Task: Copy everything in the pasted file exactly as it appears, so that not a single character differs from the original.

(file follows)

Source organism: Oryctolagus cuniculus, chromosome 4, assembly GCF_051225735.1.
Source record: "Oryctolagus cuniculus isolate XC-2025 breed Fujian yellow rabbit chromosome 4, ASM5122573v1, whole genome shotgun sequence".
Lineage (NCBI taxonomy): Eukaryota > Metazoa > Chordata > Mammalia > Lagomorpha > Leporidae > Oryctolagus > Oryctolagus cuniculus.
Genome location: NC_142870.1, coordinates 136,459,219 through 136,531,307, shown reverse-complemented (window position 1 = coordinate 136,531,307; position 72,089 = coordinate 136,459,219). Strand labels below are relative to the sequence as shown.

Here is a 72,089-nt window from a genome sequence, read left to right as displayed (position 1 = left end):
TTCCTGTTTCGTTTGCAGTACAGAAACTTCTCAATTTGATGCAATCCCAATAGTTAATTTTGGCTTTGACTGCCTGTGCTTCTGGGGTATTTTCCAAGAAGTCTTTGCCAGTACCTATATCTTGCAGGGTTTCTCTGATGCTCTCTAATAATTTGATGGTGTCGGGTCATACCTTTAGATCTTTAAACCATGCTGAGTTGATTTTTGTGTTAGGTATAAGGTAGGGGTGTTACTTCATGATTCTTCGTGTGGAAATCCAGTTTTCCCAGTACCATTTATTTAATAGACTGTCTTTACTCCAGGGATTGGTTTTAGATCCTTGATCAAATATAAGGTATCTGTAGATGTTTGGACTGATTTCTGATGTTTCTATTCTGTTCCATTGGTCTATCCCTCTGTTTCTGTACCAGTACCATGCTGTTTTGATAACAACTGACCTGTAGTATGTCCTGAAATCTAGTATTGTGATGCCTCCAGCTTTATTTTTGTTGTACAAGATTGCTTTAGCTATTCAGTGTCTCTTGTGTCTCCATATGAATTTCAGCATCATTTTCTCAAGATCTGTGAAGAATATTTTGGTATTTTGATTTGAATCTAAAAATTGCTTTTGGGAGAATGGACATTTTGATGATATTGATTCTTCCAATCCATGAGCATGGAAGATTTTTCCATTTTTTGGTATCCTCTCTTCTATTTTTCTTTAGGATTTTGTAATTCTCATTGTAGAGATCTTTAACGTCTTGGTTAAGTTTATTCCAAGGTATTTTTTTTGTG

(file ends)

Source organism: Oryctolagus cuniculus, chromosome 4, assembly GCF_051225735.1.
Source record: "Oryctolagus cuniculus isolate XC-2025 breed Fujian yellow rabbit chromosome 4, ASM5122573v1, whole genome shotgun sequence".
Lineage (NCBI taxonomy): Eukaryota > Metazoa > Chordata > Mammalia > Lagomorpha > Leporidae > Oryctolagus > Oryctolagus cuniculus.
Genome location: NC_142870.1, coordinates 136,459,219 through 136,531,307, shown reverse-complemented (window position 1 = coordinate 136,531,307; position 72,089 = coordinate 136,459,219). Strand labels below are relative to the sequence as shown.

Here is a 72,089-nt window from a genome sequence, read left to right as displayed (position 1 = left end):
TTCCTGTTTCGTTTGCAGTACAGAAACTTCTCAATTTGATGCAATCCCAATAGTTAATTTTGGCTTTGACTGCCTGTGCTTCTGGGGTATTTTCCAAGAAGTCTTTGCCAGTACCTATATCTTGCAGGGTTTCTCTGATGCTCTCTAATAATTTGATGGTGTCGGGTCATACCTTTAGATCTTTAAACCATGCTGAGTTGATTTTTGTGTTAGGTATAAGGTAGGGGTGTTACTTCATGATTCTTCGTGTGGAAATCCAGTTTTCCCAGTACCATTTATTTAATAGACTGTCTTTACTCCAGGGATTGGTTTTAGATCCTTGATCAAATATAAGGTATCTGTAGATGTTTGGACTGATTTCTGATGTTTCTATTCTGTTCCATTGGTCTATCCCTCTGTTTCTGTACCAGTACCATGCTGTTTTGATAACAACTGACCTGTAGTATGTCCTGAAATCTAGTATTGTGATGCCTCCAGCTTTATTTTTGTTGTACAAGATTGCTTTAGCTATTCAGTGTCTCTTGTGTCTCCATATGAATTTCAGCATCATTTTCTCAAGATCTGTGAAGAATATTTTGGTATTTTGATTTGAATCTAAAAATTGCTTTTGGGAGAATGGACATTTTGATGATATTGATTCTTCCAATCCATGAGCATGGAAGATTTTTCCATTTTTTGGTATCCTCTCTTCTATTTTTCTTTAGGATTTTGTAATTCTCATTGTAGAGATCTTTAACGTCTTGGTTAAGTTTATTCCAAGGTATTTTTTTTGTG